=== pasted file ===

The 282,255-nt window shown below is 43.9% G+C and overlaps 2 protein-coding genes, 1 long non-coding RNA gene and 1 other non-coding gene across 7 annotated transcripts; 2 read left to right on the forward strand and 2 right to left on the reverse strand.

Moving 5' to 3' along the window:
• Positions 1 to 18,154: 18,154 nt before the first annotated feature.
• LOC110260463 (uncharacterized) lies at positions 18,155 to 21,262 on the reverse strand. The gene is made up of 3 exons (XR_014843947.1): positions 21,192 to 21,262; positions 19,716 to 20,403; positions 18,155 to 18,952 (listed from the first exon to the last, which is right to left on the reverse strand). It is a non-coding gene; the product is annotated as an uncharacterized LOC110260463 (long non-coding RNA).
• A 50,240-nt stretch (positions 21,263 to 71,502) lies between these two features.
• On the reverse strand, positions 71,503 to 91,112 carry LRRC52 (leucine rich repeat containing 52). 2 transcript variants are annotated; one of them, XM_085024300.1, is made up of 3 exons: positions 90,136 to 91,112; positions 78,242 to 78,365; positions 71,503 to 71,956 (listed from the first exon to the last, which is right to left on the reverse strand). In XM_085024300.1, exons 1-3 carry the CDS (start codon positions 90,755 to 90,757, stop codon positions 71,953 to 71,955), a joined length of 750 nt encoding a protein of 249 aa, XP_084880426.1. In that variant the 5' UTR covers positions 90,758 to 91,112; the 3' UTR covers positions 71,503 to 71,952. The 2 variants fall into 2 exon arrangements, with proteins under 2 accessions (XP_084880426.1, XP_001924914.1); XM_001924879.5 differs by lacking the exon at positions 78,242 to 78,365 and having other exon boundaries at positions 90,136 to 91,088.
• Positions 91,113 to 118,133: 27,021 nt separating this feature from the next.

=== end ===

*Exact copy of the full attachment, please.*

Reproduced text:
The 282,255-nt window shown below is 43.9% G+C and overlaps 2 protein-coding genes, 1 long non-coding RNA gene and 1 other non-coding gene across 7 annotated transcripts; 2 read left to right on the forward strand and 2 right to left on the reverse strand.

Moving 5' to 3' along the window:
• Positions 1 to 18,154: 18,154 nt before the first annotated feature.
• LOC110260463 (uncharacterized) lies at positions 18,155 to 21,262 on the reverse strand. The gene is made up of 3 exons (XR_014843947.1): positions 21,192 to 21,262; positions 19,716 to 20,403; positions 18,155 to 18,952 (listed from the first exon to the last, which is right to left on the reverse strand). It is a non-coding gene; the product is annotated as an uncharacterized LOC110260463 (long non-coding RNA).
• A 50,240-nt stretch (positions 21,263 to 71,502) lies between these two features.
• On the reverse strand, positions 71,503 to 91,112 carry LRRC52 (leucine rich repeat containing 52). 2 transcript variants are annotated; one of them, XM_085024300.1, is made up of 3 exons: positions 90,136 to 91,112; positions 78,242 to 78,365; positions 71,503 to 71,956 (listed from the first exon to the last, which is right to left on the reverse strand). In XM_085024300.1, exons 1-3 carry the CDS (start codon positions 90,755 to 90,757, stop codon positions 71,953 to 71,955), a joined length of 750 nt encoding a protein of 249 aa, XP_084880426.1. In that variant the 5' UTR covers positions 90,758 to 91,112; the 3' UTR covers positions 71,503 to 71,952. The 2 variants fall into 2 exon arrangements, with proteins under 2 accessions (XP_084880426.1, XP_001924914.1); XM_001924879.5 differs by lacking the exon at positions 78,242 to 78,365 and having other exon boundaries at positions 90,136 to 91,088.
• Positions 91,113 to 118,133: 27,021 nt separating this feature from the next.